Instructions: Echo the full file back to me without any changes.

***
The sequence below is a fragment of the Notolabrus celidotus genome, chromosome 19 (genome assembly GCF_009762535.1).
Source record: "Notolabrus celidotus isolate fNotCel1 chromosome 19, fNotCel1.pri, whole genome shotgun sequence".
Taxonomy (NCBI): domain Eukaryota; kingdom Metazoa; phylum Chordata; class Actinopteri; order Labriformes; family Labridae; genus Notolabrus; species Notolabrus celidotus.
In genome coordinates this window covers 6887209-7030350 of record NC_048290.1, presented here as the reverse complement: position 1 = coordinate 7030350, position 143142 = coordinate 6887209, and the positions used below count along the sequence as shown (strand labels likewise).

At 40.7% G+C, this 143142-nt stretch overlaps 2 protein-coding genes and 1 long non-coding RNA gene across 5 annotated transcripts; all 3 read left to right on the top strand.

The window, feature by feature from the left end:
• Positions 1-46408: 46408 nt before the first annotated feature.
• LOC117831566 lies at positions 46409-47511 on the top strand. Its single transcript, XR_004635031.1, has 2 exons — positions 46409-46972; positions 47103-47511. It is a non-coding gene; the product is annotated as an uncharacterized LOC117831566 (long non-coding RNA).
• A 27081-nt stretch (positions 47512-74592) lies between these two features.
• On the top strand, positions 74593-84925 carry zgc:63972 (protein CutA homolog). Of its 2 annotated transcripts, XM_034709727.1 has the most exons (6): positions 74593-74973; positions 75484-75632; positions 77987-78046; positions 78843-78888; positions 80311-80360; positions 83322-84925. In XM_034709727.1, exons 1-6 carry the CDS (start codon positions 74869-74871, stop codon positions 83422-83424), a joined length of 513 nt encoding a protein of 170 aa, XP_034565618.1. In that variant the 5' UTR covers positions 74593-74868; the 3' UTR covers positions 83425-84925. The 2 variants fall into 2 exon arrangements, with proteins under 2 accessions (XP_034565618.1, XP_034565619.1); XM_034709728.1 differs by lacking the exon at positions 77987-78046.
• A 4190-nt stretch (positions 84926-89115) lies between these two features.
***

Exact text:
The sequence below is a fragment of the Notolabrus celidotus genome, chromosome 19 (genome assembly GCF_009762535.1).
Source record: "Notolabrus celidotus isolate fNotCel1 chromosome 19, fNotCel1.pri, whole genome shotgun sequence".
Taxonomy (NCBI): domain Eukaryota; kingdom Metazoa; phylum Chordata; class Actinopteri; order Labriformes; family Labridae; genus Notolabrus; species Notolabrus celidotus.
In genome coordinates this window covers 6887209-7030350 of record NC_048290.1, presented here as the reverse complement: position 1 = coordinate 7030350, position 143142 = coordinate 6887209, and the positions used below count along the sequence as shown (strand labels likewise).

At 40.7% G+C, this 143142-nt stretch overlaps 2 protein-coding genes and 1 long non-coding RNA gene across 5 annotated transcripts; all 3 read left to right on the top strand.

The window, feature by feature from the left end:
• Positions 1-46408: 46408 nt before the first annotated feature.
• LOC117831566 lies at positions 46409-47511 on the top strand. Its single transcript, XR_004635031.1, has 2 exons — positions 46409-46972; positions 47103-47511. It is a non-coding gene; the product is annotated as an uncharacterized LOC117831566 (long non-coding RNA).
• A 27081-nt stretch (positions 47512-74592) lies between these two features.
• On the top strand, positions 74593-84925 carry zgc:63972 (protein CutA homolog). Of its 2 annotated transcripts, XM_034709727.1 has the most exons (6): positions 74593-74973; positions 75484-75632; positions 77987-78046; positions 78843-78888; positions 80311-80360; positions 83322-84925. In XM_034709727.1, exons 1-6 carry the CDS (start codon positions 74869-74871, stop codon positions 83422-83424), a joined length of 513 nt encoding a protein of 170 aa, XP_034565618.1. In that variant the 5' UTR covers positions 74593-74868; the 3' UTR covers positions 83425-84925. The 2 variants fall into 2 exon arrangements, with proteins under 2 accessions (XP_034565618.1, XP_034565619.1); XM_034709728.1 differs by lacking the exon at positions 77987-78046.
• A 4190-nt stretch (positions 84926-89115) lies between these two features.